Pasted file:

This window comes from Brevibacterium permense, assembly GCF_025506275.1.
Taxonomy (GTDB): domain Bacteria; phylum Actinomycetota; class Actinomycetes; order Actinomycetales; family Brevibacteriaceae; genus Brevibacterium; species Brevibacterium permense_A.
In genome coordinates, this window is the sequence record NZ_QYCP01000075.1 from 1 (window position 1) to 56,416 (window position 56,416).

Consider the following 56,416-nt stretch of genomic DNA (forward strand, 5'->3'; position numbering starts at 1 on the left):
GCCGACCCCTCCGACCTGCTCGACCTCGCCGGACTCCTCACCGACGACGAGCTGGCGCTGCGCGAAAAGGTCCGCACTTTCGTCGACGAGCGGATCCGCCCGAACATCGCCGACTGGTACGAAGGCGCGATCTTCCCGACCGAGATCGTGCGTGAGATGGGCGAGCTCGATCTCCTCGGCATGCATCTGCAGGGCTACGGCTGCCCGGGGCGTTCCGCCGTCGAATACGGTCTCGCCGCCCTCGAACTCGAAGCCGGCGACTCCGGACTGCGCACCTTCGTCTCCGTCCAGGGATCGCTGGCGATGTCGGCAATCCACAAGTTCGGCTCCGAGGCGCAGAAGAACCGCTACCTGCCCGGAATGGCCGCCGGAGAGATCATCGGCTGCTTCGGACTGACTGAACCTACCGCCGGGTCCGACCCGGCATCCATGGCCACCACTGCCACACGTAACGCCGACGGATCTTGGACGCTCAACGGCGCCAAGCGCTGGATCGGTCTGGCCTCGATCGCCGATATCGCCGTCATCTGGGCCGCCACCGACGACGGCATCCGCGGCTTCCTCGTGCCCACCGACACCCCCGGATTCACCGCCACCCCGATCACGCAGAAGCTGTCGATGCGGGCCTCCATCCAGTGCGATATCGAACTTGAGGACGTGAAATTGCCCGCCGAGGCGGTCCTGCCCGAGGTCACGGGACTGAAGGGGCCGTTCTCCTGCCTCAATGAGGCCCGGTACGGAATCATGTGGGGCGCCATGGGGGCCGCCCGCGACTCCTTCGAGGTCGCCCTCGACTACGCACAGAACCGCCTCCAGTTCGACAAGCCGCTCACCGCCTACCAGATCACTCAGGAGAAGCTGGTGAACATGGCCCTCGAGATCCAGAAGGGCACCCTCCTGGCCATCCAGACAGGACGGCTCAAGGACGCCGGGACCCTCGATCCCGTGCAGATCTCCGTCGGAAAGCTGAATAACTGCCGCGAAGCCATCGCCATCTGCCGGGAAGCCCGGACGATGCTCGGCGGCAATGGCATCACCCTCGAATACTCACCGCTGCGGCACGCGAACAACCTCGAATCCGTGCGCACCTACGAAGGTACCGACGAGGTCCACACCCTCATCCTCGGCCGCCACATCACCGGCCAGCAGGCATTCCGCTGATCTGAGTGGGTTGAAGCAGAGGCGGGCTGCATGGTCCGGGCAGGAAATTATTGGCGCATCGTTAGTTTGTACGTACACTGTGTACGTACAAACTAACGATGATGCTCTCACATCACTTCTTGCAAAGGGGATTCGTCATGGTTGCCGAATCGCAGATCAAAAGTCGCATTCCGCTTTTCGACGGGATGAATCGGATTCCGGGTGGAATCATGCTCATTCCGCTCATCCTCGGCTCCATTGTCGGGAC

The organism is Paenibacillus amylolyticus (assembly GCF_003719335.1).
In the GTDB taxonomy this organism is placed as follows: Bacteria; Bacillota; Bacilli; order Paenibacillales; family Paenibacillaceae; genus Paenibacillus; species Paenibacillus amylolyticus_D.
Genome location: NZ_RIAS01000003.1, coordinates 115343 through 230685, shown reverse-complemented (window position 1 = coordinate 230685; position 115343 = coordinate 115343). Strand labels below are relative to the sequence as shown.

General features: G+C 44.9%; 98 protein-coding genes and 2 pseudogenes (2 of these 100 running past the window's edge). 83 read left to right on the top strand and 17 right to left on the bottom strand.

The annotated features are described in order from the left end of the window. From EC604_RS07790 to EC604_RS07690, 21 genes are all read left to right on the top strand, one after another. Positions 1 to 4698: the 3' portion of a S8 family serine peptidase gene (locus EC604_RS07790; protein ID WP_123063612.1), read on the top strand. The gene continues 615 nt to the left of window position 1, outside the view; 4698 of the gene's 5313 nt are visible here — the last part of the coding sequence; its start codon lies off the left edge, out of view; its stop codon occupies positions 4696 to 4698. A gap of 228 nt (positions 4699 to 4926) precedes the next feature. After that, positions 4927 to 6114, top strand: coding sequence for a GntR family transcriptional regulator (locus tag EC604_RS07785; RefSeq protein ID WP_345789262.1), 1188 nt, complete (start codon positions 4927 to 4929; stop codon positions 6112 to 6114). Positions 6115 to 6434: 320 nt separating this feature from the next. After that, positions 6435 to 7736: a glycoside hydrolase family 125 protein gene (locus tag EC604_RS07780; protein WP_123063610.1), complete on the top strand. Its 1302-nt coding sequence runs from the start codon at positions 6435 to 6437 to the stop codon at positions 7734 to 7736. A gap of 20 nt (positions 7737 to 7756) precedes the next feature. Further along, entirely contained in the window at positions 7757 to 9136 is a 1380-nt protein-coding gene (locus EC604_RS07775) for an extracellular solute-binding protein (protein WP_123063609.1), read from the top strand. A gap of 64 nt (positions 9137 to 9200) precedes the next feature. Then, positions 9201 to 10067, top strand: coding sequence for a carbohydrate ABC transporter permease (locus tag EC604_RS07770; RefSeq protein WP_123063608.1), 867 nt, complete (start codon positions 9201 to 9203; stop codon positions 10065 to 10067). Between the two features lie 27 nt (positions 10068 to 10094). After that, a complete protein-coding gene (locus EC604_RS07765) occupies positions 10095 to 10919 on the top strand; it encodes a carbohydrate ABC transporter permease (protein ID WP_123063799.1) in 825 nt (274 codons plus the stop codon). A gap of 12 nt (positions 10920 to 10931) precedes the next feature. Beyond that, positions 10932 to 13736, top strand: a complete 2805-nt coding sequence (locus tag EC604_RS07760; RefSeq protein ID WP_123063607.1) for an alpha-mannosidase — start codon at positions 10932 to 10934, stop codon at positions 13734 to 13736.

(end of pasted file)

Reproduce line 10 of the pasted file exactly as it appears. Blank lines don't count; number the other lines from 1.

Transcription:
The annotated features are described in order from the left end of the window. From EC604_RS07790 to EC604_RS07690, 21 genes are all read left to right on the top strand, one after another. Positions 1 to 4698: the 3' portion of a S8 family serine peptidase gene (locus EC604_RS07790; protein ID WP_123063612.1), read on the top strand. The gene continues 615 nt to the left of window position 1, outside the view; 4698 of the gene's 5313 nt are visible here — the last part of the coding sequence; its start codon lies off the left edge, out of view; its stop codon occupies positions 4696 to 4698. A gap of 228 nt (positions 4699 to 4926) precedes the next feature. After that, positions 4927 to 6114, top strand: coding sequence for a GntR family transcriptional regulator (locus tag EC604_RS07785; RefSeq protein ID WP_345789262.1), 1188 nt, complete (start codon positions 4927 to 4929; stop codon positions 6112 to 6114). Positions 6115 to 6434: 320 nt separating this feature from the next. After that, positions 6435 to 7736: a glycoside hydrolase family 125 protein gene (locus tag EC604_RS07780; protein WP_123063610.1), complete on the top strand. Its 1302-nt coding sequence runs from the start codon at positions 6435 to 6437 to the stop codon at positions 7734 to 7736. A gap of 20 nt (positions 7737 to 7756) precedes the next feature. Further along, entirely contained in the window at positions 7757 to 9136 is a 1380-nt protein-coding gene (locus EC604_RS07775) for an extracellular solute-binding protein (protein WP_123063609.1), read from the top strand. A gap of 64 nt (positions 9137 to 9200) precedes the next feature. Then, positions 9201 to 10067, top strand: coding sequence for a carbohydrate ABC transporter permease (locus tag EC604_RS07770; RefSeq protein WP_123063608.1), 867 nt, complete (start codon positions 9201 to 9203; stop codon positions 10065 to 10067). Between the two features lie 27 nt (positions 10068 to 10094). After that, a complete protein-coding gene (locus EC604_RS07765) occupies positions 10095 to 10919 on the top strand; it encodes a carbohydrate ABC transporter permease (protein ID WP_123063799.1) in 825 nt (274 codons plus the stop codon). A gap of 12 nt (positions 10920 to 10931) precedes the next feature. Beyond that, positions 10932 to 13736, top strand: a complete 2805-nt coding sequence (locus tag EC604_RS07760; RefSeq protein ID WP_123063607.1) for an alpha-mannosidase — start codon at positions 10932 to 10934, stop codon at positions 13734 to 13736.